The flame had turned into a raging forest fire. I had to do this. I started slow, then settled into my race plan. My pace was steady and consistent mile by mile. There were a couple that were a little fast, so I backed off and settled in. My goal was to run a more even split race, rather than a big negative split. You never know how your body will react after mile 20 and I didn’t want to rely on having to ratchet down the pace.
I ran alongside teammate, Emily Howell, at the start, then with Maggie Cochran (in the pic in yellow) from about miles 3-10, before she needed to pick up her pace to hit her BQ time.
I was tense the first few miles, but then locked in and got into a steady pace. Surprisingly the miles passed pretty quickly. I was relaxed, but focused. I knew I was a little ahead of pace and just wanted to stay there. Scooby was all over the course. I saw him at mi. 3, 6, 8, 13, 16, 22 and then at the finish with Heidi and Joe. I felt pretty good and was ahead of pace. I allowed myself to stop for a quick pitstop at mile 20 (the first time I have EVER stopped for a potty break during a race.) It was tough to get going again. Tired was setting in. But, I got back on pace, even picked it up a little to make up time from my stop. I had been watching my mile splits throughout, but I never looked at my total time or at my pace band. I just ran by feel and kept it steady.
At mi. 22, I hit another rough patch. I acknowledged it and knew it would pass, but I was tired and there were still 4 miles to go. At that point, I heard the 3:45 pace group leader behind me chattering to his group. He mentioned that they were at mi. 22 and were 30 sec. ahead of pace. That meant I was at least 40 sec. ahead of pace. I could do this. I still had it. I could NOT let him pass me. I thought about the people who believed in me and were cheering me on. I thought about the women I train with . . . and chase for many of the workouts. I needed to just #$@#% get this done. I kicked it in and chased my teammates (this time imaginary Amy, KB, Brandy, Dana & Julie aka the chickens) one more time. I thought of Jefe running alongside me and motivating me on that last race prep. Race prep #2 was a success. BQ attempt #2 was going to be a success. Just chase the chickens. That’s all I had to do.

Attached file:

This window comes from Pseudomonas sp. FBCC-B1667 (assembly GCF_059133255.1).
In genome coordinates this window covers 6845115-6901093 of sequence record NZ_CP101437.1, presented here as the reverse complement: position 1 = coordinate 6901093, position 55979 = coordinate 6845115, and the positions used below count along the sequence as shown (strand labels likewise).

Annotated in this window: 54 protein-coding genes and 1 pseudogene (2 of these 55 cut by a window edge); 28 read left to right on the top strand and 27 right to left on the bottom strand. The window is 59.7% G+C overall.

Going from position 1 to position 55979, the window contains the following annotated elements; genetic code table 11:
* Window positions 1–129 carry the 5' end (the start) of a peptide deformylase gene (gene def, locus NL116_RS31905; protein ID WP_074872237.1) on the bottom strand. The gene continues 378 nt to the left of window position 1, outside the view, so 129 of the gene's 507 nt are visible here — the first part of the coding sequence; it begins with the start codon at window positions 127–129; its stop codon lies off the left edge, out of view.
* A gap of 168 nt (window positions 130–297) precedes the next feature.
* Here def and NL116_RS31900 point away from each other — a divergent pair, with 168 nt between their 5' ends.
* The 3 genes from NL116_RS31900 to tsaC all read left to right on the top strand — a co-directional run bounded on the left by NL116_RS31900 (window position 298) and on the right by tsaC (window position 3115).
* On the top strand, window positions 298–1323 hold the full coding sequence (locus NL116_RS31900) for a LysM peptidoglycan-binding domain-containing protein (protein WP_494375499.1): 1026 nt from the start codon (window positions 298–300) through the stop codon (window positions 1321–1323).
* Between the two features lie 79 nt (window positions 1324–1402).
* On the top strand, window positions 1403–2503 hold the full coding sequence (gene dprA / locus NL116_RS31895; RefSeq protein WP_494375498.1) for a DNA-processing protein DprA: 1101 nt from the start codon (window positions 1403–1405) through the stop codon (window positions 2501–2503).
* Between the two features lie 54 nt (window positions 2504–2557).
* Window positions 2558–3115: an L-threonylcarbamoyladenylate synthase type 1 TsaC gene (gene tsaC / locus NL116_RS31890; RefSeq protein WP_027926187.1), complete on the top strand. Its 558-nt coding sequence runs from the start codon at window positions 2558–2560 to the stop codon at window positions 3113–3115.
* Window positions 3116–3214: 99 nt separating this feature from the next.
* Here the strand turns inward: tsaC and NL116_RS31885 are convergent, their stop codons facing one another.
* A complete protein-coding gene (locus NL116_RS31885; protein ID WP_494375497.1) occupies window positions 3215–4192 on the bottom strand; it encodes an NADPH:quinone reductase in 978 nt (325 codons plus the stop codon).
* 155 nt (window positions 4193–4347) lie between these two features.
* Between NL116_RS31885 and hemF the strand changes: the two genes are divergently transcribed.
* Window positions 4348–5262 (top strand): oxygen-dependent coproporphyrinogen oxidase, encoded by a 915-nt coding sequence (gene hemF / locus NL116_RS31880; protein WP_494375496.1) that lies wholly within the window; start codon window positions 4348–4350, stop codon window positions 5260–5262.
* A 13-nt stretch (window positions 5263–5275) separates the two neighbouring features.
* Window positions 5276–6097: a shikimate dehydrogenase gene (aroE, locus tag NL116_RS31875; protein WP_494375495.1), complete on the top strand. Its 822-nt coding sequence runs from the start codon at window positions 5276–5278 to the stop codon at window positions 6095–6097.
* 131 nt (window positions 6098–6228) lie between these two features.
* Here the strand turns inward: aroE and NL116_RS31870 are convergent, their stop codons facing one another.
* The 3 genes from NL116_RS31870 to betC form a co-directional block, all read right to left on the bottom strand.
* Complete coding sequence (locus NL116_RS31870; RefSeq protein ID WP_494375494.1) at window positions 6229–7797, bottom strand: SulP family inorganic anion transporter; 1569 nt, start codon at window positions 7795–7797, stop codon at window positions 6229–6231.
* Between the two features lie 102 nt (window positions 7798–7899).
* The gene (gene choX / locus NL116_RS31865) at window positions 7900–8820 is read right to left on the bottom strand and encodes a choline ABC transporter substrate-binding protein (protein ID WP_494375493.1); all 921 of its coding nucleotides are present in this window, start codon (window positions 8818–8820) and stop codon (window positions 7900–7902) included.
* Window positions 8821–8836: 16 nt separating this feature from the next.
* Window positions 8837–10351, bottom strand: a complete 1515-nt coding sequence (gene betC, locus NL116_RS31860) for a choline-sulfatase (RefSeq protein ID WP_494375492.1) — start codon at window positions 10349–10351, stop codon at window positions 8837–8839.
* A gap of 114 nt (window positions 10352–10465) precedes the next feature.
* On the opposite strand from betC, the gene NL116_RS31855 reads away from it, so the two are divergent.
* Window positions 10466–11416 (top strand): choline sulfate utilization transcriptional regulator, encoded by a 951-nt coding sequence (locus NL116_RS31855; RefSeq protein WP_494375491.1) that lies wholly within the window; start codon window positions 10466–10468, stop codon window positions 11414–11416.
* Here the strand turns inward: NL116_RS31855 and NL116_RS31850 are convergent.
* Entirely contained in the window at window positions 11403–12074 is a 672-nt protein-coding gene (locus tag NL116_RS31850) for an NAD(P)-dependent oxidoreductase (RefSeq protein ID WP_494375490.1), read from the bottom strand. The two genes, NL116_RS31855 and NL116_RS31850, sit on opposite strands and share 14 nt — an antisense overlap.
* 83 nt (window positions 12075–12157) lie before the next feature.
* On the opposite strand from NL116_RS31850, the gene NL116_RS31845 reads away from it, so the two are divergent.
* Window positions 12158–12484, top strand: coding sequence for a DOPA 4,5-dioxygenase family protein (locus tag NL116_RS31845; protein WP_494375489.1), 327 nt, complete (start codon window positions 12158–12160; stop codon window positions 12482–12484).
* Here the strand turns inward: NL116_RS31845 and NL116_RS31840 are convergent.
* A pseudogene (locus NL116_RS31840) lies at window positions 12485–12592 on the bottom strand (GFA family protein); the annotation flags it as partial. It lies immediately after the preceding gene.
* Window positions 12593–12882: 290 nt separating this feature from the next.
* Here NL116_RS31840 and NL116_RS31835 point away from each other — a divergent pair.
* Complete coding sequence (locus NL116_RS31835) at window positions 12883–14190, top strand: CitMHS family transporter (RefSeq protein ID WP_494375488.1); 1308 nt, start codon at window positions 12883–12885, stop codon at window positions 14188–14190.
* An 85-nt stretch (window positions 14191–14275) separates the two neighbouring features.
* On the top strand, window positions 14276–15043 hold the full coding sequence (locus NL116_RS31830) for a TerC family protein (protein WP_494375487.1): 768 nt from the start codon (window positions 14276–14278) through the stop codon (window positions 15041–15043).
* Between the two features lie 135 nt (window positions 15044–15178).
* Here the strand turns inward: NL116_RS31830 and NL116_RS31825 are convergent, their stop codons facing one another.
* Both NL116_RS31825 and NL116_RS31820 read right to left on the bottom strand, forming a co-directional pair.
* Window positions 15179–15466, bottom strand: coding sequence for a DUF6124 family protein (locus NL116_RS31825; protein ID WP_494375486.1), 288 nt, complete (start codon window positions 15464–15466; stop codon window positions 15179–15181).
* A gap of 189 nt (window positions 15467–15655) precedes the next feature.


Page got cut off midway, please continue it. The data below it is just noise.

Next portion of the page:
The miles passed. . . 23, 24, 25. . . what? 25? Okay. I only had the equivalent of 5 laps of a track to go (a mental trick that helps me break down the last 1.2 mi. of a race.) I kicked it in, determined to get to Hayward Field and the finish line in <3:44:59. That would be success.
As I ran into Hayward Field, onto that amazing track, I gave everything I possibly could. I knew I had done it. 3:43:04.
Eugene will always hold a special place in my heart. I have PR’d all three times I’ve raced there, but even better . . . I qualified for Boston there.
AND, I got to share it and celebrate with great friends — who ran awesome races themselves. Of the Rogues in Eugene, there were at least 6 PRs, 2 BQs, 2 first-time marathoners, and 2 friends who surprised themselves with their HM improvements. It was a good day.
Twelve days later, I still cannot believe I have the opportunity to run the Boston Marathon with my friends in 2014. Congratulations to all of our friends on their successful races in Boston, Eugene, soon-to-be Ojai, etc. You all inspire me to push my limits and aim for more.
My lessons learned (or reinforced):
1) Don’t underestimate the value of mental training (visualization, positive self talk, mantras, etc.) It’s at least of equal importance as our physical training, maybe even more important.
2) Have 1 goal (not 2 or 3 for your race.) That way you succeed or fail. With multiple goals, it’s hard to be happy unless you hit them all. With one goal, you get to be happy when you achieve it.
3) Believe you can do more than you think you can — before, during and after your race. Thanks to the people who’ve pushed me to think bigger, especially Ruth & Schrup, who initially made me think I could BQ; Chris, who forces me to think bigger about my lifetime running goals with insane times I wouldn’t have imagined possible; and Scooby, my biggest fan who believes especially those times when I don’t.
The fire is now under control, but it’s still burning. Cheers to big goals — your’s and mine! –jennfire
P.S. (Next stop, the SeaWheeze Half Marathon in Vancouver in August with 150 Austinites!)